I've just watched Andy Baddeley run badly in a race yet again,this time in Stockholm. Just why does he always runs so badly? Is this somekind of joke? Could it just be yet another twist in what could be an ill-fated,joke of a British olympics next year? Answers on a postcard. Richard Steed
I just don't think he's in great shape at the moment, he was off the pace in Oslo, not for anything tactical he just didn't have it in his legs. He says his training is going well so hopefully it will start to pick up soon, but i think in that last lap he was just struggling for pace to keep up with them.
Charlene did great in her 1500m, but again she didn't put herself in the best of positions at quite a few occasions in that race, duckng and diving until the end. She herself admitted that.
If your not in great shape then it is even more important that you run tactically well and don't allow people to have a 5m lead on you going into the last lap. It has nothing to do with what shape he's in he ALWAYS does the same thing
Charlene did get herself into a mess but she was aware of the fact and got out of it again
It looks like it is the trait of our male middle distance runners to run like athletes of yesteryear's hero. Sit at the back of the pack, try to keep on the inside and sprint like billyo off the final bend. The trouble is that when you look at the great championship medalists of yesteryear none of them did that!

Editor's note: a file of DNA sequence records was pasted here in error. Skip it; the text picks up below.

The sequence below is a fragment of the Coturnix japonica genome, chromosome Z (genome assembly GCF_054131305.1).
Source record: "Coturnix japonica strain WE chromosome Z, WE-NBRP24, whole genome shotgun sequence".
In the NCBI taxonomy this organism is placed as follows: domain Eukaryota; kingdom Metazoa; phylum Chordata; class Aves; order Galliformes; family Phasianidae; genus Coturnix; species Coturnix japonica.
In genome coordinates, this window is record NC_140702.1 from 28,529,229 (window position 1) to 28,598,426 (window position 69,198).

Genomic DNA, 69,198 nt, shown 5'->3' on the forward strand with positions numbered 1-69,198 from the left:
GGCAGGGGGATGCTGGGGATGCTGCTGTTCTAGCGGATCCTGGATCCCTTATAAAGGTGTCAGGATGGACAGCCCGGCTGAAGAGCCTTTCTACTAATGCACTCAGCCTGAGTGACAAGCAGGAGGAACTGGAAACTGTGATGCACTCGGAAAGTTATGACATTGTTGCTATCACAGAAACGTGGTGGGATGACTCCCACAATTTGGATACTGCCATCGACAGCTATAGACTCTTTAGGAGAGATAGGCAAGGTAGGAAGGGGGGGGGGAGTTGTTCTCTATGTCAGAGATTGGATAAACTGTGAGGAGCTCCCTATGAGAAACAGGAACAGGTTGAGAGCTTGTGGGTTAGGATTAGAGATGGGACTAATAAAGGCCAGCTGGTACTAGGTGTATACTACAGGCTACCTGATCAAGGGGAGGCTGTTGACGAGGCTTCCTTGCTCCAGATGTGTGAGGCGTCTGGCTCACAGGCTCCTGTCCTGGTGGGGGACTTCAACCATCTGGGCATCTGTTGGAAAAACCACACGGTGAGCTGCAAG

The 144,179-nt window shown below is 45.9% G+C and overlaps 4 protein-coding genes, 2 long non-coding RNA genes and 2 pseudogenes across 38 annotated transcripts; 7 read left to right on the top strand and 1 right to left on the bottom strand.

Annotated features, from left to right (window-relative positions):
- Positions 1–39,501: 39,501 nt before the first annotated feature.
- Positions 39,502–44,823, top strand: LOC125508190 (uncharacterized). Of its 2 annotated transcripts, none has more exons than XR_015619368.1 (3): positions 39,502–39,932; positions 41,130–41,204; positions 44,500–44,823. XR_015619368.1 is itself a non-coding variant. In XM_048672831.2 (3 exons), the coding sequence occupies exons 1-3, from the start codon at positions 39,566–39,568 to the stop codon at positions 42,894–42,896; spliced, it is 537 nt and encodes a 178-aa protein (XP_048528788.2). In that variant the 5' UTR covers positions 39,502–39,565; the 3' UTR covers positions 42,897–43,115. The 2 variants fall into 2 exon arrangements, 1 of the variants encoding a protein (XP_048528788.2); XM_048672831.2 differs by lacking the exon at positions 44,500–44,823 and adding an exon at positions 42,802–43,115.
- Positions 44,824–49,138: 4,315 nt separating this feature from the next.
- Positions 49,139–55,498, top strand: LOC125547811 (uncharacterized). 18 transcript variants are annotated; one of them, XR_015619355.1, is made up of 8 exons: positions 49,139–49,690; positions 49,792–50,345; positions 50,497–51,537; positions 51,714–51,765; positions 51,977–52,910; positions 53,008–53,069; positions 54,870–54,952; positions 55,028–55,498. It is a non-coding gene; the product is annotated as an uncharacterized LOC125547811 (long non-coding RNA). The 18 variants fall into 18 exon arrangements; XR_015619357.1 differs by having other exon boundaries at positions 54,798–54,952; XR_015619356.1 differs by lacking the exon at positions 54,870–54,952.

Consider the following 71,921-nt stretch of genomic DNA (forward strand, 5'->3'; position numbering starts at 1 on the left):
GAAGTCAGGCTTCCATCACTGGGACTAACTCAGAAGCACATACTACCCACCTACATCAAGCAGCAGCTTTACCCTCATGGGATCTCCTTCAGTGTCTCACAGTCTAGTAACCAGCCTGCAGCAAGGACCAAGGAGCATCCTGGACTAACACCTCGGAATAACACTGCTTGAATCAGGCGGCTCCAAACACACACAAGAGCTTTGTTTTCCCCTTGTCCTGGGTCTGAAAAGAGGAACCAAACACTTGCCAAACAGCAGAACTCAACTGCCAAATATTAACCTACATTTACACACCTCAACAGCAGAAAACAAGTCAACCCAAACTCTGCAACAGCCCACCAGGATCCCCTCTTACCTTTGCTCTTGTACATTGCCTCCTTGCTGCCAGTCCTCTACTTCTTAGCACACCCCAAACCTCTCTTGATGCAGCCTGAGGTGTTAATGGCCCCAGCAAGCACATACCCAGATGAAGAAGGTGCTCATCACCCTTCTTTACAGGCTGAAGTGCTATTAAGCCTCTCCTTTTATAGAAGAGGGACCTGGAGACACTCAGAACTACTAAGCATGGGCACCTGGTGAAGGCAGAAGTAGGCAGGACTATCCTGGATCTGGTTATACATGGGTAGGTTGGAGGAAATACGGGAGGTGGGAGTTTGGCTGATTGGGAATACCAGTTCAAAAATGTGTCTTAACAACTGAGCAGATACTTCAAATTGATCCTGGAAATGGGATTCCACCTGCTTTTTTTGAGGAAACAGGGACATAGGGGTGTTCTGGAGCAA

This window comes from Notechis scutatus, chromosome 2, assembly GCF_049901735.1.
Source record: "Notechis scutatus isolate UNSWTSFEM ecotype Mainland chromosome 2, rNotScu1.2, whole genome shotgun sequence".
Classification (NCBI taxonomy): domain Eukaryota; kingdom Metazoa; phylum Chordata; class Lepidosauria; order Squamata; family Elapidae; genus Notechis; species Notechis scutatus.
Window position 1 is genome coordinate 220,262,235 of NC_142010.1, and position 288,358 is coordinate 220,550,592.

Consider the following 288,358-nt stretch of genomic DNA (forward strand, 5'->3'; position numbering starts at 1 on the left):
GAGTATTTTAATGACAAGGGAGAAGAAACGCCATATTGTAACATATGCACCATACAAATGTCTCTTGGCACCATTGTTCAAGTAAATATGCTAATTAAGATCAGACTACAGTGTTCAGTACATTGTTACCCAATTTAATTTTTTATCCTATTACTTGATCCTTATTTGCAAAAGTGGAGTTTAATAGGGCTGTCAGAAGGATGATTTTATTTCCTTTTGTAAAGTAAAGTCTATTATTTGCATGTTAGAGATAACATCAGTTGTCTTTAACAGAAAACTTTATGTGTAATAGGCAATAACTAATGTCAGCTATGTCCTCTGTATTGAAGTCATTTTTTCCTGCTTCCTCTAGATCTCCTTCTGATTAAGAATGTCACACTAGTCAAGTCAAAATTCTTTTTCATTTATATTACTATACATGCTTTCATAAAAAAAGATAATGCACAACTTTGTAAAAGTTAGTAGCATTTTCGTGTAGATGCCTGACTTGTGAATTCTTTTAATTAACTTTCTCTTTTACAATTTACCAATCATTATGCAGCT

fear... based on fear; fear of not being good enough; fear of doubting ones talent; thats why so many of our current mid distanceathletes immediately drop into the rear zone and run like twerps. I do not believe, but cannot prove it, that the present day athletes train as hard and as smart as those of yesteryear; top man this outdoor at 3.38 approx
Baddeley is victim of his own success. He's been a consistent qualifier for major champs and has been the best of a mediocre bunch, which means the spotlight is perhaps on him more than it ought to be. Nobody would really be commenting on his tactics if there were three or four faster guys out-performing him.
I do feel a bit sorry for athletes whose abilities are slated or criticised (not that it stops me offering an opinion), because I'm of the view that as an individual sport, these athletes owe nothing to anyone but themselves and shouldn't necessarily have to put up with the likes of Jonathan Edwards sticking a microphone in their faces after races asking them to justify why they haven't met the expectations of others.